“Our Men Did Not Flinch”: United States Colored Troops and the Shenandoah Valley

Today, we are pleased to welcome guest author Jonathan Noyalas

Philip Dickson’s enlistment paper (NARA)

On Sunday, April 3, 1864, troops from the 19th United States Colored Troops (USCT) marched west toward Winchester, Virginia, on the Berryville Pike. The regiment, largely recruited from Maryland’s Eastern Shore, looked to strengthen its ranks with new African American recruits from the Shenandoah Valley. As the 19th USCT trudged along the road to Winchester, shots shattered the air’s stillness several miles east of Winchester. The men in the regiment reasonably surmised that the fire came from a contingent of Confederates. Captain James H. Rickard of Company G recalled that “for a moment some confusion prevailed, as it was expected we were intercepted by a rebel force.”[1]

After the 19th quickly regained its composure it moved off the road to a wooded area on the Berryville Pike’s south side and prepared for an impending battle. One of the regiment’s officers noted that the 19th USCT loaded their muskets, “then returned the fire and did not flinch.” After one volley, one of the 19th USCT’s officers, “was sent forward to ascertain the cause of the firing” and much to the surprise of everyone in the regiment discovered that they were fired upon by Jessie Scouts (Union soldiers who oftentimes disguised themselves in Confederate uniforms in an effort to gather intelligence).[2]

This cruel attempt by the Jessie Scouts to “see how” the men of the 19th USCT “would stand” resulted in one member of the regiment, Private Benjamin Curtis, being wounded. A bullet from one of the Jessie Scouts struck the Prince George, Maryland, native in the forehead and “knocked out” a “piece of his skull as large as a silver half dollar.” Although Curtis eventually lost sight in his left eye as a result of the “friendly fire” he survived his wound and returned to the regiment in November 1864.[3]

Undoubtedly startled by the affair on the Berryville Pike, the 19th USCT’s veterans knew they had to maintain their composure and continue their march to Winchester. When the regiment entered Winchester and bivouacked in Market Square (the present-day location of Rouss City Hall), the town’s Confederate sympathizers could not believe their eyes. Appalled at the sight of armed African Americans in Union uniforms, the staunch Confederate Mary Greenhow Lee penned: “I was in my room and hearing the sound of horses feet look up and saw a white Yankee officers and to my inexpressible horror, a company of negro infantry following him; I was near fainting and more unnerved than by any sight I have seen since the war… there is nothing I have dreaded so much during the war… as being where negro troops were garrisoned.”[4]

For Winchester’s Confederate civilians, the only thing more shocking than the unfolding scene was when troops from the 19th USCT shouted orders at the civilians to clear the street. An exasperated Kate Sperry noted that the men of the 19th USCT, “behaved dreadfully and ordered ladies and gents off the streets… It’s horrible to think of.”[5]

Even some of the community’s Unionist sympathizers could not fathom the sight. Unionist Julia Chase confided to her diary: “We have witnessed a sight today that I never expected to see. A Negro regiment came into town… this causes great excitement among the whites as well as blacks… We shall expect to see almost anything after this.”[6]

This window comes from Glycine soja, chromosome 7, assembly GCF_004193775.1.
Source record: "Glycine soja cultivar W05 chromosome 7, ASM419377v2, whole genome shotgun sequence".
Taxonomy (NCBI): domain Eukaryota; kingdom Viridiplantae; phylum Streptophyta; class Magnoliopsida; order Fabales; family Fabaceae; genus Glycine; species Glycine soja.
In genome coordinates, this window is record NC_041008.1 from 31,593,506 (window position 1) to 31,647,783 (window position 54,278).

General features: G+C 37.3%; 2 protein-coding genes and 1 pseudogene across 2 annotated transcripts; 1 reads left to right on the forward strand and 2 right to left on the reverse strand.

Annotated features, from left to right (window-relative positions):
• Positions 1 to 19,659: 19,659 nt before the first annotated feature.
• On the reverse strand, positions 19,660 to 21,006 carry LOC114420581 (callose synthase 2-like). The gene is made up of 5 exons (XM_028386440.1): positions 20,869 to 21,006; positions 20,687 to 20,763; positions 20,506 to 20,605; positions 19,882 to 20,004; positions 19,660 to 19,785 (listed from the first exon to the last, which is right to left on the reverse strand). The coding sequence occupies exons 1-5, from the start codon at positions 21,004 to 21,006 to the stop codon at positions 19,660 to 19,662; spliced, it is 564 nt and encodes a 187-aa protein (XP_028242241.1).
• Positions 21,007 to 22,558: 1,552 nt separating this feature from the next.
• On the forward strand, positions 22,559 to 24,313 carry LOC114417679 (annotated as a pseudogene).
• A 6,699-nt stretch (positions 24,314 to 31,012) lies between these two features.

During the 19th USCT’s recruiting drive in the lower Shenandoah Valley, the regiment only recruited two men—Henry Woodbury and John Douglas.[7] Although some might interpret the reluctance of the area’s African Americans to join the regiment as an indication of either their ambivalence to the war’s outcome or confirmation that they enjoyed a subservient existence void of equality, the reluctance of area African Americans was the result of myriad fears. What would happen to them if captured in battle by Confederate soldiers? How would white Union soldiers treat them? And perhaps the greatest concern of all—what would happen to family members left behind in the oft-contested region?

Although the 19th USCT’s recruiting effort in April 1864 proved a failure, it did not mean that African Americans from the Shenandoah Valley did not serve in USCT regiments and thus take an active part in their emancipation and the effort to ameliorate conditions for all Africans Americans—slave or free. More than 700 of the region’s African Americans served in the Union army and navy during the conflict, many of whom enlisted prior to the 19th USCT’s recruiting mission.[8]

Among those who enlisted prior to the 19th’s arrival in the Shenandoah Valley in the spring of 1864 was Phillip Lewis Brent. At the outset of the conflict, Brent was a free black farmer living in Clarke County. In the summer of 1863, Brent journeyed to Baltimore where on August 31, he enlisted in the 4th USCT. Twenty-five years old at the time of his enlistment, Brent served in the regiment until he was mustered out on May 4, 1866. Brent is one among three USCT veterans from the Shenandoah Valley buried in Winchester’s National Cemetery.[9]

Philip Brent’s headstone in the Winchester National Cemetery

Five months before Brent enlisted in the 4th USCT, Edward Hall, a laborer from Winchester, enlisted in the 30th USCT. Shortly after his enlistment Hall was promoted to sergeant. During his service with the 30th USCT, Sergeant Hall fought in the “awful slaughter” at the Battle of the Crater on July 30, 1864.[10] Additionally, Hall participated in both assaults on Fort Fisher.[11] He served in the regiment until he suffered an injury in March 1865 at Morehead City, North Carolina. After the war Hall received a pension of $27 a month. He died on August 24, 1915, and was buried in Winchester’s Orrick Cemetery.[12]